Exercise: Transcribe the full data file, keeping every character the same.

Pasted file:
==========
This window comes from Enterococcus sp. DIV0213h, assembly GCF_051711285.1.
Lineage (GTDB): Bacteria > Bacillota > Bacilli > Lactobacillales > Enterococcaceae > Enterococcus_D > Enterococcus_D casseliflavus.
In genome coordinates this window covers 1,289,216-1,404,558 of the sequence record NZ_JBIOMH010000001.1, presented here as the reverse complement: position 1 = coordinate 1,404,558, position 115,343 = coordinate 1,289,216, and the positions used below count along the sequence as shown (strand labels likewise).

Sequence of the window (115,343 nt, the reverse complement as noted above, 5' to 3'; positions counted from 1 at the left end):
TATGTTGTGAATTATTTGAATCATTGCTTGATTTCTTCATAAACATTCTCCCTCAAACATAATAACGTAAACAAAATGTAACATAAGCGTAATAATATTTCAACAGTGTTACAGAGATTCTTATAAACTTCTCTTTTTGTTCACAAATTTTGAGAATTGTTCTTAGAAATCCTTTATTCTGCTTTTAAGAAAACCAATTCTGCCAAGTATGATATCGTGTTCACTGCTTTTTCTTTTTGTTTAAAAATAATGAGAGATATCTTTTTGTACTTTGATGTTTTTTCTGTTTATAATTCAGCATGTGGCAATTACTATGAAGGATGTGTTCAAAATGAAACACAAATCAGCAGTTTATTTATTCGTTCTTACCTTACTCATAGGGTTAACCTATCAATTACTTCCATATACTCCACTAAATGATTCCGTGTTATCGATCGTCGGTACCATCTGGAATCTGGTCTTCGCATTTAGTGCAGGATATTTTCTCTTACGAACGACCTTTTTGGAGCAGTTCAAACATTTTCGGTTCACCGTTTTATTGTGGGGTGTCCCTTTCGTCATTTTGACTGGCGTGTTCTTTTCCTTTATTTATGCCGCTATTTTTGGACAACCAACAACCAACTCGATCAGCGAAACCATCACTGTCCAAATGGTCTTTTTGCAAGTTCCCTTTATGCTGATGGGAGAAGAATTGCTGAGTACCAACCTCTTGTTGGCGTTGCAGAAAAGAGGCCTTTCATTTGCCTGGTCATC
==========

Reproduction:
This window comes from Enterococcus sp. DIV0213h, assembly GCF_051711285.1.
Lineage (GTDB): Bacteria > Bacillota > Bacilli > Lactobacillales > Enterococcaceae > Enterococcus_D > Enterococcus_D casseliflavus.
In genome coordinates this window covers 1,289,216-1,404,558 of the sequence record NZ_JBIOMH010000001.1, presented here as the reverse complement: position 1 = coordinate 1,404,558, position 115,343 = coordinate 1,289,216, and the positions used below count along the sequence as shown (strand labels likewise).

Sequence of the window (115,343 nt, the reverse complement as noted above, 5' to 3'; positions counted from 1 at the left end):
TATGTTGTGAATTATTTGAATCATTGCTTGATTTCTTCATAAACATTCTCCCTCAAACATAATAACGTAAACAAAATGTAACATAAGCGTAATAATATTTCAACAGTGTTACAGAGATTCTTATAAACTTCTCTTTTTGTTCACAAATTTTGAGAATTGTTCTTAGAAATCCTTTATTCTGCTTTTAAGAAAACCAATTCTGCCAAGTATGATATCGTGTTCACTGCTTTTTCTTTTTGTTTAAAAATAATGAGAGATATCTTTTTGTACTTTGATGTTTTTTCTGTTTATAATTCAGCATGTGGCAATTACTATGAAGGATGTGTTCAAAATGAAACACAAATCAGCAGTTTATTTATTCGTTCTTACCTTACTCATAGGGTTAACCTATCAATTACTTCCATATACTCCACTAAATGATTCCGTGTTATCGATCGTCGGTACCATCTGGAATCTGGTCTTCGCATTTAGTGCAGGATATTTTCTCTTACGAACGACCTTTTTGGAGCAGTTCAAACATTTTCGGTTCACCGTTTTATTGTGGGGTGTCCCTTTCGTCATTTTGACTGGCGTGTTCTTTTCCTTTATTTATGCCGCTATTTTTGGACAACCAACAACCAACTCGATCAGCGAAACCATCACTGTCCAAATGGTCTTTTTGCAAGTTCCCTTTATGCTGATGGGAGAAGAATTGCTGAGTACCAACCTCTTGTTGGCGTTGCAGAAAAGAGGCCTTTCATTTGCCTGGTCATC